top of page

Are we doing cohorts right?

Updated: Sep 14, 2020

The number one responsibility of schools is to ensure they’re doing everything in their power to

keep students and staff safe. A close second is making sure this new setup will ensure a school experience that allows kids to excel while feeling confident and fulfilled. I feel that the current organization of the cohorts may leave some kids behind.

My understanding is that school cohorts are being organized by grade. In doing so, you run the risk of categorizing students into who is smart and who is not. This can lead certain cohorts to feel ostracized or lesser than, putting targets these kids’ backs. As a result, the students who need extra help may opt to stay home altogether.

A potential solution would be to give students the opportunity to choose an extracurricular activity they’re passionate about and sort them into cohorts based on those activities (ie: sport, music, art, or a specialized academic). In doing so, you’ll be empowering students to create their own path–giving them a sense of agency over their education and motivating them to come to school and excel.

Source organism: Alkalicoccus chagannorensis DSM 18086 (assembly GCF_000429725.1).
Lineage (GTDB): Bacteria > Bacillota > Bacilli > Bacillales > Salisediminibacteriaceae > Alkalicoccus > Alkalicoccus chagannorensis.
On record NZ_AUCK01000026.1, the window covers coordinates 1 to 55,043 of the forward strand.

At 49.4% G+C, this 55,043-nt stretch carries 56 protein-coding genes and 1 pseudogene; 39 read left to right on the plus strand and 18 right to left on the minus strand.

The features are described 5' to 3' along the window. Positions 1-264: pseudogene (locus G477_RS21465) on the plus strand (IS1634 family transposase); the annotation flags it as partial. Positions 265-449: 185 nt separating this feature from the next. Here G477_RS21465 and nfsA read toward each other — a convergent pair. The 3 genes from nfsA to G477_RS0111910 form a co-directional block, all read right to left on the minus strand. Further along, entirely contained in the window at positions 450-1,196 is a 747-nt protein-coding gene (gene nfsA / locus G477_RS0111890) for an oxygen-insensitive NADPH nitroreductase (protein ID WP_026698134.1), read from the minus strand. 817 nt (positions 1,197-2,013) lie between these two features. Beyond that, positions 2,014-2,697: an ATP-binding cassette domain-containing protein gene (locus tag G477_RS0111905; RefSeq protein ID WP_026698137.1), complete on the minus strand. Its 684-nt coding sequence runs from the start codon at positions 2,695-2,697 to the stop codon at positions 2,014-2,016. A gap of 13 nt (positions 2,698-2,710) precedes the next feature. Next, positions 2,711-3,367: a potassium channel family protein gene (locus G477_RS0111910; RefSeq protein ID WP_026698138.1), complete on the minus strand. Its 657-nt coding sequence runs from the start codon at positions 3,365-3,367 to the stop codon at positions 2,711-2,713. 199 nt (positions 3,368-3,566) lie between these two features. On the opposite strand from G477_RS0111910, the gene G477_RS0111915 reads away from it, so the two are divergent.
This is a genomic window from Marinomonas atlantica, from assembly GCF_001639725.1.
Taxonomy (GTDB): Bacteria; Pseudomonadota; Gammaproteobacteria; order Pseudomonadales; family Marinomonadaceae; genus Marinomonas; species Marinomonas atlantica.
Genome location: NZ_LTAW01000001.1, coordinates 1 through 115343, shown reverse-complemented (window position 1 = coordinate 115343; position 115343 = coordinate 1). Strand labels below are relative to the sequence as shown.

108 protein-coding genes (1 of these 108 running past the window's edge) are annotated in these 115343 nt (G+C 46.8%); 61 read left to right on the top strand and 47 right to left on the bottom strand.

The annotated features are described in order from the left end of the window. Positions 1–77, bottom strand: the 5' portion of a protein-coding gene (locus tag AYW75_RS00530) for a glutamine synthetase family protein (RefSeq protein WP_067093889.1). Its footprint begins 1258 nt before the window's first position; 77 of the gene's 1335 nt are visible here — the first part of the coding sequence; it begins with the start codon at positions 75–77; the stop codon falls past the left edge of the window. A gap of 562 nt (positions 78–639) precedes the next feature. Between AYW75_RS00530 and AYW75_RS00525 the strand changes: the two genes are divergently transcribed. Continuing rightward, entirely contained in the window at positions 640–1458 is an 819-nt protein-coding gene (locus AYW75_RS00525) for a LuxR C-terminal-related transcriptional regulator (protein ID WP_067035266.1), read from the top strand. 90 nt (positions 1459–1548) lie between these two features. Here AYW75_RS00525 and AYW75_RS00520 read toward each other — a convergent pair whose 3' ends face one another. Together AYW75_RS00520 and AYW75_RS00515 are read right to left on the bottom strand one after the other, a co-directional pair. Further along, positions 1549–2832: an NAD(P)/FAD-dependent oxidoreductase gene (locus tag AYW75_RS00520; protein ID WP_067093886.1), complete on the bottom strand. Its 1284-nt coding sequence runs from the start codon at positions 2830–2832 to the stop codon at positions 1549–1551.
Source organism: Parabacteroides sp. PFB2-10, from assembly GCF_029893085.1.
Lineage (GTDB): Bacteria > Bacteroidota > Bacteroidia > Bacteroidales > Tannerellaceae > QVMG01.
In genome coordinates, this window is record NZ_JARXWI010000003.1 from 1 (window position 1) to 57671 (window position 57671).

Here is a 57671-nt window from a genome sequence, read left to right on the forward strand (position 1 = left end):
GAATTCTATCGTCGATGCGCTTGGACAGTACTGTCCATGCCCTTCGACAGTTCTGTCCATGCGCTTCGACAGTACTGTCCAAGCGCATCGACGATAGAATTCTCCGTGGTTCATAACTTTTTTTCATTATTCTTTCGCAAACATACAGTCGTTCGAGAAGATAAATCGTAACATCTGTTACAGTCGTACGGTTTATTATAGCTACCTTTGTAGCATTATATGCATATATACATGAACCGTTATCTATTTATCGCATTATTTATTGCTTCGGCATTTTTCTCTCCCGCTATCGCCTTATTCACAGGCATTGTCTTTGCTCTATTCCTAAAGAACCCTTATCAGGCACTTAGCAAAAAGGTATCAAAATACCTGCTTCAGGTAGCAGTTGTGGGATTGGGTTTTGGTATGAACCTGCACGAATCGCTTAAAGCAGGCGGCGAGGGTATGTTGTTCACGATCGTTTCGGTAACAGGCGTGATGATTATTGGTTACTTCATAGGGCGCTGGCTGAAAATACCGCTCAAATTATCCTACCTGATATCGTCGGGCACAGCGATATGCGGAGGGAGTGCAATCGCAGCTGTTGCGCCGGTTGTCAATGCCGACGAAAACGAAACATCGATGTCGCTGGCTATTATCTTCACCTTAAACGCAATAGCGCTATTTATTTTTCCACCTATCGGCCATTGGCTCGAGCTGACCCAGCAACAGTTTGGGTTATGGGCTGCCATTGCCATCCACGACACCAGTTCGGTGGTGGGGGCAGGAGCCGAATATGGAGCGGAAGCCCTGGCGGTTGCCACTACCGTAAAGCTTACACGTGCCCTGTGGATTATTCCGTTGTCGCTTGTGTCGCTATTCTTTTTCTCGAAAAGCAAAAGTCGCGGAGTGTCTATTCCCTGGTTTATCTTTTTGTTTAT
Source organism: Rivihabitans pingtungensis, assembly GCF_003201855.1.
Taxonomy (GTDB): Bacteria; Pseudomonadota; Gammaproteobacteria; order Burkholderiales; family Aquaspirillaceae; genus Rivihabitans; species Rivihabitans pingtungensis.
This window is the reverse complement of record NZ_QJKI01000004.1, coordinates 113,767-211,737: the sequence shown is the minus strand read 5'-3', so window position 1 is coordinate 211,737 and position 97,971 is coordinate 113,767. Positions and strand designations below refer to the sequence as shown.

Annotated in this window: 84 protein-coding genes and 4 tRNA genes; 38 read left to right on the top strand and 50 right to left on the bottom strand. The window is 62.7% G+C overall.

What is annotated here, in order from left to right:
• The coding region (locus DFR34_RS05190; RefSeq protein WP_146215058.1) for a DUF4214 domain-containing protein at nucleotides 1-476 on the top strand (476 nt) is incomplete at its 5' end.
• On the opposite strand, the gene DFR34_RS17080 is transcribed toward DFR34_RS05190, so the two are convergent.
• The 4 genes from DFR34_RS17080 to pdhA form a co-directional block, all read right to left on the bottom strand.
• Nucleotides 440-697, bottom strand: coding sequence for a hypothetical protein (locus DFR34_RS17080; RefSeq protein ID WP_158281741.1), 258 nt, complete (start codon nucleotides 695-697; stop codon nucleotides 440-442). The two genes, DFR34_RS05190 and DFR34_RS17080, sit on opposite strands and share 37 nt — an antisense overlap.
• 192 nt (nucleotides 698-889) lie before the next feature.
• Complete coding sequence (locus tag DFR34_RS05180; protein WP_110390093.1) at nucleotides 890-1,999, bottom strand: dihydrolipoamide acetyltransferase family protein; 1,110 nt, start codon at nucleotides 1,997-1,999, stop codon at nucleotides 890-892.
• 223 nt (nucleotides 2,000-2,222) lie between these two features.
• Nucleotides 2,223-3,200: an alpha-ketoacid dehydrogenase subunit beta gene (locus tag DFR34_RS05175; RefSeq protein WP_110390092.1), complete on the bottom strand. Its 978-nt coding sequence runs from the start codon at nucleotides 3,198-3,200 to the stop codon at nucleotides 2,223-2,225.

Let’s look at this through the lens of school sports...

If students are to be sorted by grade-level, the intermingling of extracurricular groups will minimize the amount of learning and development that can be achieved in practice. Creating sport-specific cohorts allows teams to practice at the highest phase of the BCSS Return to Sport Guidelines, ensuring student-athletes are getting the most out of their training.

When you’re sorted into groups whose members share the same attitudes, interests and passions, you’re more likely to work hard to succeed alongside them; these are the basic principles of teamwork.

Unfortunately, we already have an educational system that's created a hierarchy of learning, prioritizing subjects like math and science over the arts. Experts will argue that this kills kids' creativity.

Of course, we’re trying to stay afloat in these unprecedented times, but I believe now is the time to be creative and challenge norms to see if we can build a model that sets our kids up for greater success.

What do you think? Comment your thoughts below!

-Matthew Raimondo

bottom of page